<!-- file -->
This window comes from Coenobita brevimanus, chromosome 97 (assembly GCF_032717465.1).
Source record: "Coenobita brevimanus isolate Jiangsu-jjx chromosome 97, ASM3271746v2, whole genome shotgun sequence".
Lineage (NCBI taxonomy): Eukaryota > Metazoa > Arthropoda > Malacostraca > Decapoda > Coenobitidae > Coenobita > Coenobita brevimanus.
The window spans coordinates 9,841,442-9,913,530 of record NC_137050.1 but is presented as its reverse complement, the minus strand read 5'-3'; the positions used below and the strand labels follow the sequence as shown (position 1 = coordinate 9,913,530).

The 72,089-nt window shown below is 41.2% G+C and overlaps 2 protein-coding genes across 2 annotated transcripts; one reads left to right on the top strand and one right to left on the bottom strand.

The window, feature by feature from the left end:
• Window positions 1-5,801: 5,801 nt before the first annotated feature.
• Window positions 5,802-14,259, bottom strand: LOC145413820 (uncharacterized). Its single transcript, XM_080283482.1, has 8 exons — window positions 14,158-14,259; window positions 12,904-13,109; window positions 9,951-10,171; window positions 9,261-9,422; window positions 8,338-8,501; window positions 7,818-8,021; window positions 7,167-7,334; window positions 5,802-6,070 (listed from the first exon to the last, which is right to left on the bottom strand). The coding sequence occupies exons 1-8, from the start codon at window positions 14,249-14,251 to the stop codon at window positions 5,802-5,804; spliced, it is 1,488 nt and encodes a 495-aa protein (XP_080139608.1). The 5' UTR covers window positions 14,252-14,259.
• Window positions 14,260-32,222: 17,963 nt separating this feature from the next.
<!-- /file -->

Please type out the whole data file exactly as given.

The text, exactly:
This window comes from Coenobita brevimanus, chromosome 97 (assembly GCF_032717465.1).
Source record: "Coenobita brevimanus isolate Jiangsu-jjx chromosome 97, ASM3271746v2, whole genome shotgun sequence".
Lineage (NCBI taxonomy): Eukaryota > Metazoa > Arthropoda > Malacostraca > Decapoda > Coenobitidae > Coenobita > Coenobita brevimanus.
The window spans coordinates 9,841,442-9,913,530 of record NC_137050.1 but is presented as its reverse complement, the minus strand read 5'-3'; the positions used below and the strand labels follow the sequence as shown (position 1 = coordinate 9,913,530).

The 72,089-nt window shown below is 41.2% G+C and overlaps 2 protein-coding genes across 2 annotated transcripts; one reads left to right on the top strand and one right to left on the bottom strand.

The window, feature by feature from the left end:
• Window positions 1-5,801: 5,801 nt before the first annotated feature.
• Window positions 5,802-14,259, bottom strand: LOC145413820 (uncharacterized). Its single transcript, XM_080283482.1, has 8 exons — window positions 14,158-14,259; window positions 12,904-13,109; window positions 9,951-10,171; window positions 9,261-9,422; window positions 8,338-8,501; window positions 7,818-8,021; window positions 7,167-7,334; window positions 5,802-6,070 (listed from the first exon to the last, which is right to left on the bottom strand). The coding sequence occupies exons 1-8, from the start codon at window positions 14,249-14,251 to the stop codon at window positions 5,802-5,804; spliced, it is 1,488 nt and encodes a 495-aa protein (XP_080139608.1). The 5' UTR covers window positions 14,252-14,259.
• Window positions 14,260-32,222: 17,963 nt separating this feature from the next.